Brown RL, Richman JA, Rospenda KM. Economic stressors and alcohol-related outcomes: exploring gender differences in the mediating role of somatic complaints. J Addict Dis. 2014;33(4):303–13.
Murphy RD, Zemore SE, Mulia N. Housing instability and alcohol problems during the 2007–2009 US recession: the moderating role of perceived family support. J Urban Health. 2014;91(1):17–32.
Nandi A, Charters TJ, Strumpf EC, Heymann J, Harper S. Economic conditions and health behaviours during the ‘Great Recession’. J Epidemiol Community Health. 2013;67(12):1038–46.
Ásgeirsdóttir TL, Corman H, Noonan K, Reichman N. Lifecycle effects of a recession on health behaviors: boom, bust, and recovery in Iceland. Cambridge: NBER Working Papers; 2015. This study used individual-level longitudinal data from Iceland collected prior to and after the major economic crisis in that country. By using an individual-fixed effects approach combined with individual-level covariates, the analysis controls for both unobserved time-invariant and observed time-varying potential confounders. The authors found that the economic crisis contributed to reductions in both health-compromising and health-promoting behaviors such as smoking, binge drinking, and consumption of fresh fruits and vegetables.
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Harhay MO, Bor J, Basu S, McKee M, Mindell JS, Shelton NJ, et al. Differential impact of the economic recession on alcohol use among white British adults, 2004–2010. Eur J Public Health. 2014;24(3):410–5.
Macy JT, Chassin L, Presson CC. Predictors of health behaviors after the economic downturn: a longitudinal study. Soc Sci Med. 2013;89:8–15.
Gallus S, Ghislandi S, Muttarak R. Effects of the economic crisis on smoking prevalence and number of smokers in the USA. Tob Control. 2015;24(1):82–8.
Benson FE, Kuipers MAG, Nierkens V, Bruggink J-W, Stronks K, Kunst AE. Socioeconomic inequalities in smoking in The Netherlands before and during the Global Financial Crisis: a repeated cross-sectional study. BMC Public Health. 2015;15.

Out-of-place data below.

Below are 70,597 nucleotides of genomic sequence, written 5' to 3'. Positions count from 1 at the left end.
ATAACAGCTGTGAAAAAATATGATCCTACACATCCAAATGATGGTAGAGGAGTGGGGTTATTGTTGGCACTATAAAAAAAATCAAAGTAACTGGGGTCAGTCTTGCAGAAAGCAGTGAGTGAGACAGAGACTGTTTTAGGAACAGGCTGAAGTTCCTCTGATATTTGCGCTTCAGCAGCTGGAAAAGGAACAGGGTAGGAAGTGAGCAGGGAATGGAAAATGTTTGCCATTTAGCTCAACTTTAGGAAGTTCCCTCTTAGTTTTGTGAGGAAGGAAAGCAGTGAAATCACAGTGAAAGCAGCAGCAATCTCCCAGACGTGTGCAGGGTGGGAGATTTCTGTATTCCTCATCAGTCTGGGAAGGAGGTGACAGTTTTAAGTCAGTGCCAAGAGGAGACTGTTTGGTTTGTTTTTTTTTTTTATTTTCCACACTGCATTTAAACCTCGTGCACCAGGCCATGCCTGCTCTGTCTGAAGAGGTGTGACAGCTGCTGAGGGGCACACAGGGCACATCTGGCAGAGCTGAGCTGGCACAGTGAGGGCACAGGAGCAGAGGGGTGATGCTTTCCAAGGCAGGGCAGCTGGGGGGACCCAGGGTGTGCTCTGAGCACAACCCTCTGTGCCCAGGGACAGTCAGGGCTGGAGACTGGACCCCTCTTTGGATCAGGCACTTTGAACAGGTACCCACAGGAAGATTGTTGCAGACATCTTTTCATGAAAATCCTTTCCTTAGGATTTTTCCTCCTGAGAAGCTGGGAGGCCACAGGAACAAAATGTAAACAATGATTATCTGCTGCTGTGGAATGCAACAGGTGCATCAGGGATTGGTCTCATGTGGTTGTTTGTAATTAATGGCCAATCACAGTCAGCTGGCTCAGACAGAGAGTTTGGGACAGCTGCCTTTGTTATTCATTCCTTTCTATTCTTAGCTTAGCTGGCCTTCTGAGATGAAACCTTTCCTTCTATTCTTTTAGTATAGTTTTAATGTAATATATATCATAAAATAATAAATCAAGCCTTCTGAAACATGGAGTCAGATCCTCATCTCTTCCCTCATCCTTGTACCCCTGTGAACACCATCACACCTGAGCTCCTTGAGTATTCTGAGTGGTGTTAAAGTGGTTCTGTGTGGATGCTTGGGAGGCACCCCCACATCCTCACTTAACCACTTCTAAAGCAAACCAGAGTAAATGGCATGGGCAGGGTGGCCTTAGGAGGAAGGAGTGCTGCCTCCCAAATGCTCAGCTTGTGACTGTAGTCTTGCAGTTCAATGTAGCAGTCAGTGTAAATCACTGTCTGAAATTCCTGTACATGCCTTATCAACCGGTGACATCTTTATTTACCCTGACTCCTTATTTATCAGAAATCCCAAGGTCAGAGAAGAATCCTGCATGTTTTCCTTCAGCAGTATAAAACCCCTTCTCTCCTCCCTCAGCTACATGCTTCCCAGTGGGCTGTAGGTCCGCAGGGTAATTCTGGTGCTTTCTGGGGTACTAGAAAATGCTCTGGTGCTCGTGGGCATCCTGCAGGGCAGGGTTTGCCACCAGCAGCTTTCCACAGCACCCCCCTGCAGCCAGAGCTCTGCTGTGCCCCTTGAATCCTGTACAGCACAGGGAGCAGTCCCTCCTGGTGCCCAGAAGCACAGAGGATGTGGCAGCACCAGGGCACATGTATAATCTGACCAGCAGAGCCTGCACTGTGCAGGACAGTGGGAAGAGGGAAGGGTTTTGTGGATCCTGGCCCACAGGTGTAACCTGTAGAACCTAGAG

Nikoloski Z, Ajwad MI. Do economic crises lead to health and nutrition behavior responses? Analysis using longitudinal data from Russia. Policy Res Work Pap World Bank. 2013(6538):31. A study with longitudinal data from Russian families from 2007 to 2010 used a semi-parametric difference in difference strategy with propensity score matching. The study finds that indicators of household health and nutritional behavior do not differ between households experiencing an income loss of >30% during the crisis and those experiencing smaller or no losses
Ng SW, Slining MM, Popkin BM. Turning point for US diets? Recessionary effects or behavioral shifts in foods purchased and consumed. Am J Clin Nutr. 2014;99(3):609–16.
Colman G, Dave D. Exercise, physical activity, and exertion over the business cycle. Soc Sci Med. 2013;93:11–20. This study utilized data from the American Time-Use Survey to investigate whether the local-area employment rate affected use of time on exercise through either an individual’s own change in employment or through an intra-household spillover. The authors report that, as work time decreases, recreational exercise (as well as TV-watching, sleeping, childcare, and housework) increase. These findings are strongest in low educated men, and because recreational activity does not offset work-related physical activity, total physical activity declines.
Cylus J, Glymour MM, Avendano M. Do generous unemployment benefit programs reduce suicide rates? A state fixed-effect analysis covering 1968–2008. Am J Epidemiol. 2014;180(1):45–52.